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Separately, the company is enabling Army-led RPA efforts to modernize that service’s acquisition program management.

Beyond a review of the force’s native applications to see where new processes can be integrated, officials here intend to review systems to see where financial information can be applied for budget monitoring, how schedule information can advance how the Army is meeting specific bureaucratic requirements, and more.

After two decades of Navy service, Hogenmiller went on to provide consulting to DOD for about 18 years.

“Having been out there and working to lead sailors and Marines out in the field — anything you can make the job more exciting and get out of the mundane tasks, I think — helps for morale perspective,” he told DefenseScoop. “So, as a leader, I really look at that as one of the [important] things, especially in this day and age where the workforce is tight, and we’re trying to retain people.”

Another major impact of RPA is reducing errors related to the fulfillment of government services and personnel processes.

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“I always think back to my time, whereas the biggest thing that would affect my sailors is, ‘hey, they’re serving 3,000 miles away from home, and their pay is not correct” — ultimately leading to major, unnecessary strains on military families, he noted.

This situation is similar to “when you’re deployed, and you’re wanting to make sure that your repair parts in your logistics supplies are getting to the right place at the right time, the first time. There may not be an opportunity to get rerouted from that perspective,” Hogenmiller added.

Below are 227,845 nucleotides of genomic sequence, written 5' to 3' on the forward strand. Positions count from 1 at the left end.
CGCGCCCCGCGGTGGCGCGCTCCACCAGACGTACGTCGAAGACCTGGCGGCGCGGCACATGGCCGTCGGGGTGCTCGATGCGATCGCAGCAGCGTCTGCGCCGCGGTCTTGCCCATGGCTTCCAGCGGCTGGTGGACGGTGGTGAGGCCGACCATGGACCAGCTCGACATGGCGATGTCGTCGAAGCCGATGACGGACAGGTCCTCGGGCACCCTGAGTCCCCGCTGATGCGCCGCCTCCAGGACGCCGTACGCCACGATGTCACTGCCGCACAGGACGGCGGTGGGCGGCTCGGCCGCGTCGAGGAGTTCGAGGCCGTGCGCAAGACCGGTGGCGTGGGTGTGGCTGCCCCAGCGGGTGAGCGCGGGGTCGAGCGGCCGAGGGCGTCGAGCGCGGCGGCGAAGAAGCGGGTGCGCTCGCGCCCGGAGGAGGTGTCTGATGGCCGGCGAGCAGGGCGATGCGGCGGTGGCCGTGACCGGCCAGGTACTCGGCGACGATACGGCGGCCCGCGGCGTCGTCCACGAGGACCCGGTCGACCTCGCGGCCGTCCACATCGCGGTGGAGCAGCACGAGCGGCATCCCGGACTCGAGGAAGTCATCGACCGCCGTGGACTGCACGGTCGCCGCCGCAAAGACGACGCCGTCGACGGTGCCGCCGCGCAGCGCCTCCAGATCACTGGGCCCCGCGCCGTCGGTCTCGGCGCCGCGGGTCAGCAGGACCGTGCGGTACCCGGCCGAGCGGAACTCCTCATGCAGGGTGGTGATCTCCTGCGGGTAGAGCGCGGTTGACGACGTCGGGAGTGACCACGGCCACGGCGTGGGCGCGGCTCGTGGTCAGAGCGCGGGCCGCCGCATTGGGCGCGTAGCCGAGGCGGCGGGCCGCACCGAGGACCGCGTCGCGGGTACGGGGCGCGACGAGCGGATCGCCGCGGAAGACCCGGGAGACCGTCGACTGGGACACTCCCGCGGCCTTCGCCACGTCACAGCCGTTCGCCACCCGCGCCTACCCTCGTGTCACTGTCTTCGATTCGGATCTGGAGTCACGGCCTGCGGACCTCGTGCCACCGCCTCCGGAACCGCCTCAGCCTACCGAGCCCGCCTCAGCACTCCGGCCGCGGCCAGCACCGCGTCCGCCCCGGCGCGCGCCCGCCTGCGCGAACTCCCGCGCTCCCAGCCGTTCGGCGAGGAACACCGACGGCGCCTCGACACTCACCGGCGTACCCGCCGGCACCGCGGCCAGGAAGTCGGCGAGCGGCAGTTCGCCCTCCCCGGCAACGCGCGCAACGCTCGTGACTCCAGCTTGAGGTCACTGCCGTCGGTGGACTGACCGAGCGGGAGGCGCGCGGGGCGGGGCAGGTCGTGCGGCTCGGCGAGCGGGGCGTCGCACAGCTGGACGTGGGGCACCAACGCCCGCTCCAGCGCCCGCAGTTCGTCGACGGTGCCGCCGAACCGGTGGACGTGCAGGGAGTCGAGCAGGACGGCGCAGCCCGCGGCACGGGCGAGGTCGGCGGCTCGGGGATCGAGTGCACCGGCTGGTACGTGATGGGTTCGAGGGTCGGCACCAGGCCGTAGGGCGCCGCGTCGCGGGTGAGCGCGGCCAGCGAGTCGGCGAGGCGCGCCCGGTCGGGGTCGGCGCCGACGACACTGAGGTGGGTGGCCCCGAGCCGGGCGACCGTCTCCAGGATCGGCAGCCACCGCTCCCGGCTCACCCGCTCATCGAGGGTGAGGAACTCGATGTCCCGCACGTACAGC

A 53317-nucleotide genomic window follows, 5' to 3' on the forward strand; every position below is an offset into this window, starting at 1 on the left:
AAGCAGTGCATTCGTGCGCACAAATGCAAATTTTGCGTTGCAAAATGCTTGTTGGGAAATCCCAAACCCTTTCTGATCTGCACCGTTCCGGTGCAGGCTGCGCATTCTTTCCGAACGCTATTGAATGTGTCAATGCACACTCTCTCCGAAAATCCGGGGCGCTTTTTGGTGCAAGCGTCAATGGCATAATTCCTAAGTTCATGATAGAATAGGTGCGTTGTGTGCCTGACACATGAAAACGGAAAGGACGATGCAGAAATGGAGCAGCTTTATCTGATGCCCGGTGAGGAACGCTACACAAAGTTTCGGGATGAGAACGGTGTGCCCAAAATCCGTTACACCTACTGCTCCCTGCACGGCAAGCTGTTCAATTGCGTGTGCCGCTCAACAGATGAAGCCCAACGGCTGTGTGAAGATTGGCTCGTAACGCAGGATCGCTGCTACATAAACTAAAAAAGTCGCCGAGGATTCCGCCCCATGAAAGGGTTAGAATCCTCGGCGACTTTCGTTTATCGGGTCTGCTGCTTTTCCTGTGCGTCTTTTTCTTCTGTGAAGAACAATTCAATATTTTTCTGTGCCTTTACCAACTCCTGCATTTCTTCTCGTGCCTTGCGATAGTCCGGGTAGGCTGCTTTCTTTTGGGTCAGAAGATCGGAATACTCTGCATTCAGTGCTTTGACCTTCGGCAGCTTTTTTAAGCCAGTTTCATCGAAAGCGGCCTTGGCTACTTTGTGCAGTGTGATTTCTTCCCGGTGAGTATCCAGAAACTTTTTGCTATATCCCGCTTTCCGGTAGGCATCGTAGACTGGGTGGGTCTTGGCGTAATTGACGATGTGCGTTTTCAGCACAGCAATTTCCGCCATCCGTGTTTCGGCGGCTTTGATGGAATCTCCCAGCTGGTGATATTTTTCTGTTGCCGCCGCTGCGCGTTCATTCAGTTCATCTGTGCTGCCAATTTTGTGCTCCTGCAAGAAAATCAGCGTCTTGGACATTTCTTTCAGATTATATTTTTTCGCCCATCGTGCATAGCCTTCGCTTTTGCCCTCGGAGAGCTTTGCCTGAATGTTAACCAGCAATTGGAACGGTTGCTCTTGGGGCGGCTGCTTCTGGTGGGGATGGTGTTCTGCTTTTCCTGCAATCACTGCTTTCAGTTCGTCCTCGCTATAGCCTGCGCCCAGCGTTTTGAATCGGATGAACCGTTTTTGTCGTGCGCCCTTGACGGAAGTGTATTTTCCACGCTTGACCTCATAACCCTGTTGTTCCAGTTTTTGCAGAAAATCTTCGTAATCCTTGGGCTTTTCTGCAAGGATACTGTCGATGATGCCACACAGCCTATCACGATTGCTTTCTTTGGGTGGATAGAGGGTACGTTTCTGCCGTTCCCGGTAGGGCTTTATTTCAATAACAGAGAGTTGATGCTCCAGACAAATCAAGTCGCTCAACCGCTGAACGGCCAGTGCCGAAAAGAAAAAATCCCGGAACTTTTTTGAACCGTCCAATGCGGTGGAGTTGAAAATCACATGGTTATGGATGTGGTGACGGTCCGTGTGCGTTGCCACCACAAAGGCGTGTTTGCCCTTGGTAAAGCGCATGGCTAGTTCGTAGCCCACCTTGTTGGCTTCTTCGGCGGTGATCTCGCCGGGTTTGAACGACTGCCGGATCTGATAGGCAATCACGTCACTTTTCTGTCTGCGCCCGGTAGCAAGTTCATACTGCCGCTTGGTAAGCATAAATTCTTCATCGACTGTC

Many of Aeyon’s employees come from a similar mold “in that we have prior military experience and we still remember what it was like to serve out there and something was not correct,” the CTO said. So, he and his colleagues are therefore passionate about alleviating mundane military tasks with RPA, while also ensuring “things get done right the first time.”

Emerging realizations

For years now, the Pentagon has been pushing the narrative that artificial intelligence and augmented intelligence can accelerate military operations.

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More recently though, Hogenmiller is observing how many officials are beginning to grasp that AI isn’t built to bolster all applications out there.

“I think there’s now realization that, OK, artificial intelligence is going to be important as we deploy, like, weapon systems and unmanned weapon systems — but there’s applications for less-than-AI. Using machine learning low-code, no-code applications, like RPA in the business processes [can be] just as impactful as deploying artificial intelligence,” he said.

At conferences lately, he’s found that the commercial sector is also generally arriving at such notions.

Still, he acknowledged that bots can effectively serve most organizations as “a stepping stone for machine learning and some natural language processing,” at least in the near term.

“One of the things that we’re excited about with this kind of low-code, no-code approach is — I really believe that it is democratizes the domain expert,” Hogenmiller added.

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Back when he was working with people engaging with datasets, he’d get intimidated when he’d have to ask certain officials for support because at times they’d have to learn entirely new and complex programming languages to achieve what he needed.

With “very simple” RPA tools “they can pick it up in the future as a low code, no code application — and then with those harder problems they can bring in a data scientist or programmer that needs to kind of do those [more sophisticated] AI algorithms,” Hogenmiller said.